Thu | Jun 17, 2021

KC welcomes star speller home

Published:Tuesday | June 5, 2012 | 12:00 AM
Spelling Bee champ Gifton receives a hug from his mother, Marie Wright, at Kingston College yesterday.

Daviot Kelly, Staff Reporter

Kingston College (KC) students strained to get a peek at their newest star, Gifton Wright.

Gifton, the soft-spoken Gleaner Children's Own Spelling Bee champion for 2012, commanded attention yesterday, his first day back at school after ending tied for fourth at the Scripps National Spelling Bee in Maryland last Thursday.

"This feels really great to be back at school because I missed it," he said.


Gifton was aware many Jamaicans were cheering for him.

"I am extremely proud to be a Jamaican. There are about 250 Americans entering and some other countries. So to be from a small country like Jamaica, representing us and placing so far is a really great experience for me."

Gifton said he could feel the love on his return on Saturday night and thanked all who came to greet him.

As he spoke to The Gleaner, more boys joined the gathering, excited to see their schoolmate up close, days after being in the international spotlight. Shakazani Karenga, Gifton's form teacher since grade seven, described him as an excellent student.

"He's very laid back, but quite active in class. He's one of the top performers in the class. He's not just a speller."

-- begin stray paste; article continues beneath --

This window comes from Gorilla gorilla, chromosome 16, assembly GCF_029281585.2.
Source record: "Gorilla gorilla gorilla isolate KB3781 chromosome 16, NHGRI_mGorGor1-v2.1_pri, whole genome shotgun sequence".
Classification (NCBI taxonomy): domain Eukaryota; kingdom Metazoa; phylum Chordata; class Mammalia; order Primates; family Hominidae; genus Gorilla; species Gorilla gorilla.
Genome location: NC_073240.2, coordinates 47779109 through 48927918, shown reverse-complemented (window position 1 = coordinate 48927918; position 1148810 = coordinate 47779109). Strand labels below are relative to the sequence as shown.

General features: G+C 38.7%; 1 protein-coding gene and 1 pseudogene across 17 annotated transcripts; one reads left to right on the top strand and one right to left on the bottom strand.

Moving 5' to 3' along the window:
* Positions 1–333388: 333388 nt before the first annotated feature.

He noted that though Gifton was reserved, he is sociable and relates well with his peers. KC is known for producing champions in all fields and Gifton is the first spelling bee champ from the school. Just don't expect him to brag, he's just too humble. Already blushing, he really became red-faced as his mother, Marie Wright, gushed about how he made everyone proud. In his Tawes Meadows community in Spanish Town, he is now a local hero.

"Everybody sees him and says 'there goes the champion'. People look and say 'this boy is going to go far'!" she said. Gifton revealed that the word he stumbled on was the only word he got that he didn't know and admitted the pronunciation threw him off.

"I kept asking questions trying to find the clues but it never helped. It was a really hard feeling (to drop out) but, it happens," he reasoned.

His spelling competition days are over because he cannot compete past eighth grade or age 14. But he has taken to the inter-form quiz and Gifton said he would join the revered Schools' Challenge Quiz programme. Ultimately he said he wants to be a doctor.

daviot.kelly@gleanerjm.com